Hindu Kush Mountain Boys

Wednesday, 7 March 2007

On a flea market I picked an LP out of a box that seemed like the kind of stuff that we are all doing it for. The cover was the sort of drawing that you only see on sleeves of private releases, and the title, The Hindu Kush Mountain Boys Plus One, was also a good giveaway. I ask what this LP should cost and the man behind the table looked at the sleeve and said: “Oh no, that is my teacher!”
It turned out that the members of this bluegrass band were all in some obscure Tibetan Buddhist organisation. And the banjo player had been the spiritual teacher of the guy behind the table. He began telling me a long story, so I said that he should better keep the record himself if it meant so much to him. But no, he preferred the money. Because I knew that this was a great find, I promised him to send him a CDr of the LP. He felt bit reluctant to give me his address, but he did, and I send him the CD. I hope he is happy with the money, because I am certainly happy with the LP!
As you maybe know by now, I am very much into spiritual matters. But I am also extremely allergic to institutes, teachers, teachings and all other symptoms of spiritual materialism. The songs on this LP all express the ideas of a religion. Even though Buddhism is in essence not a religion, it seems to me that for most of the people that call themselves a Buddhist it is a religion. The combination of texts about the dreamlike nature of Life and other Buddhist themes with traditional bluegrass music is not only rare, it also works well. The Hindu Kush Mountain Boys are inspired, no doubt about that. But there are a few songs on the LP that show signs of sectarianism, and although I do not have warm feelings for sects, I find these songs even more fascinating. The Sound of the Eck for example. I had never heard the word Eck before, but from what I understand from the lyrics Eck is the primordial stuff that Life is made off, a concept like the sub quantum soup in physics. To hear such ideas expressed in a bluegrass song is a subtle but sheer delight.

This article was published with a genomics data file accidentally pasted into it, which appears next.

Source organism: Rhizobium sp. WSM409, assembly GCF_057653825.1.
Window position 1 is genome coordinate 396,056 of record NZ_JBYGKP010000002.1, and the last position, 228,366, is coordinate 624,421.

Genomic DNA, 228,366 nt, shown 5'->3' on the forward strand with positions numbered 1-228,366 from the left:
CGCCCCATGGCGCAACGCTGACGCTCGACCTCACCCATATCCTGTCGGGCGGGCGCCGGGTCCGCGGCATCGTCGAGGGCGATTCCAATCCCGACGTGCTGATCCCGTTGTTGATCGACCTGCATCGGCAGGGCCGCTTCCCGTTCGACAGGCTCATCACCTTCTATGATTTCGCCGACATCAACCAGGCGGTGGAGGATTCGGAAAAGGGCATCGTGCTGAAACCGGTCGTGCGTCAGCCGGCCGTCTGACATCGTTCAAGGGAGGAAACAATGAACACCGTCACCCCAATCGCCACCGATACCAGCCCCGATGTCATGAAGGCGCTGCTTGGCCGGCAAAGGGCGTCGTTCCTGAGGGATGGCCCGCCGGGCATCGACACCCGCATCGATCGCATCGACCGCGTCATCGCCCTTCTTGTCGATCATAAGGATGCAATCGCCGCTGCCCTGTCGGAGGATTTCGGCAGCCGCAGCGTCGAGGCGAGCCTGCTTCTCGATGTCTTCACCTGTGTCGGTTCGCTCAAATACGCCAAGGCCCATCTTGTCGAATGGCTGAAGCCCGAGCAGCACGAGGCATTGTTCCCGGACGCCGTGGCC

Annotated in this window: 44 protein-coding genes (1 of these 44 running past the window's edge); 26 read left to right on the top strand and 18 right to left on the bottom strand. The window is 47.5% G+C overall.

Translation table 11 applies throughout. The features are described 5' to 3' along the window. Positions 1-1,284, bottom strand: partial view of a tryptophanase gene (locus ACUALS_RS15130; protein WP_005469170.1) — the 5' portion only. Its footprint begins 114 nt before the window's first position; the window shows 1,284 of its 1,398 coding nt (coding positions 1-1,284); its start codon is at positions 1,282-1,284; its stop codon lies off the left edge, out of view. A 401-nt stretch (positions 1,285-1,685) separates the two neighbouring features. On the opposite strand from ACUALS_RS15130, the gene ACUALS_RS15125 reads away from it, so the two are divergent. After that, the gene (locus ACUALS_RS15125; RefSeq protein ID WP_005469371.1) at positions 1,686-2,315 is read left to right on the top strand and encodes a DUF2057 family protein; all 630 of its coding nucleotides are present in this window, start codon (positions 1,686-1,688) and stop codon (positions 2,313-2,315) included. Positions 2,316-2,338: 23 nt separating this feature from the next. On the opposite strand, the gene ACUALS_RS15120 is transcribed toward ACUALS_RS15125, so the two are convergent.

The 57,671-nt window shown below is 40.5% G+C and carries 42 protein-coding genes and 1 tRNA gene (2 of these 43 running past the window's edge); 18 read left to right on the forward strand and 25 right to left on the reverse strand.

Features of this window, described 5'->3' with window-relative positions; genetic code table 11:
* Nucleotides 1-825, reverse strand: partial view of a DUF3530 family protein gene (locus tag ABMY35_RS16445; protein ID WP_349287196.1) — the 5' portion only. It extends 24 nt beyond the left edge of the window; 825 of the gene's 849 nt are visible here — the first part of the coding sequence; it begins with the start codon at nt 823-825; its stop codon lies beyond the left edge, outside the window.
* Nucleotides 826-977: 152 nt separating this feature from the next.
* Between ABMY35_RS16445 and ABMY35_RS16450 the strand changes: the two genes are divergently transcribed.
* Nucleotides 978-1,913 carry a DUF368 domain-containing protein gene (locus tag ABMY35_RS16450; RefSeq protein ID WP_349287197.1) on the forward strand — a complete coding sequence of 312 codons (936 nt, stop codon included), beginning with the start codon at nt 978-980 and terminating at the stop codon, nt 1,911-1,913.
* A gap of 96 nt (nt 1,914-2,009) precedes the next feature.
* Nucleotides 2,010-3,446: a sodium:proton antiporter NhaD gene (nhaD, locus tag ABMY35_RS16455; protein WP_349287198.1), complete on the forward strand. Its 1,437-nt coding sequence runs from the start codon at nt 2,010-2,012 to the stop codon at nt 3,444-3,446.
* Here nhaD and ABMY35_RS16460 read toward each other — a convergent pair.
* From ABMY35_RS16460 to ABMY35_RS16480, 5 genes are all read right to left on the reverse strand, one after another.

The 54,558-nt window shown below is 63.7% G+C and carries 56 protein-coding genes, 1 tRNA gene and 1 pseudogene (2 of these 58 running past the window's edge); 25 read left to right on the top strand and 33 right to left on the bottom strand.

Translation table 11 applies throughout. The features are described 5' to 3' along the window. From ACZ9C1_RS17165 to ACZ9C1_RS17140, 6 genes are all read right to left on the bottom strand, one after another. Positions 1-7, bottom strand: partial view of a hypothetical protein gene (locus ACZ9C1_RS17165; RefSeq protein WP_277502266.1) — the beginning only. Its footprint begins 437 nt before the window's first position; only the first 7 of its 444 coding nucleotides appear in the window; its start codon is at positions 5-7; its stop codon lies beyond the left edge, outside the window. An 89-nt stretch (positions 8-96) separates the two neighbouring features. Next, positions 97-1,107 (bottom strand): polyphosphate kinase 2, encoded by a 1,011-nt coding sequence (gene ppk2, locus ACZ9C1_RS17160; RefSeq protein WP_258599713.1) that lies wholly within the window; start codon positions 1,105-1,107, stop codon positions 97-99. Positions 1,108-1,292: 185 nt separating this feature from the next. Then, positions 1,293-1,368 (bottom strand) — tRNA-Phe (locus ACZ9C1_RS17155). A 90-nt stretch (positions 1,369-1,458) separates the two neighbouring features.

The song I picked for today is called about Peddar Zaskq. And don’t tell me that you have never heard of Peddar Zaskq!


M. Ryane

2007-06-05 12:01:56

Hi, I just came back from an ECKANKAR seminar where I purchased a copy of the Hind Kush Mountain Boys Plus One CD. I remenber listening to this music when I first started with ECKANKAR in the late 70’s. I too love this wonderfull bluegrass music. I just wanted to say that the organization is not Buddist, even though there are some similarities. The Eck goes way back before any religion. Even though it has more structure today than ever before, the inner teaching remains the same. It’s a truly an inner, individual path. Enjoy the music and check out if you want to know more.

Larry Siegel

2009-02-08 15:23:30

Hi, I’m Larry Siegel, the mandolin player of the Hindu Kush Mt. Boys +1. Also the author of some of the songs. Very happy that you like it. Loved your way of sensing the essence of the songs you picked like the Sound of the ECK. You can check out some of my/our other music on and Keep up the good work.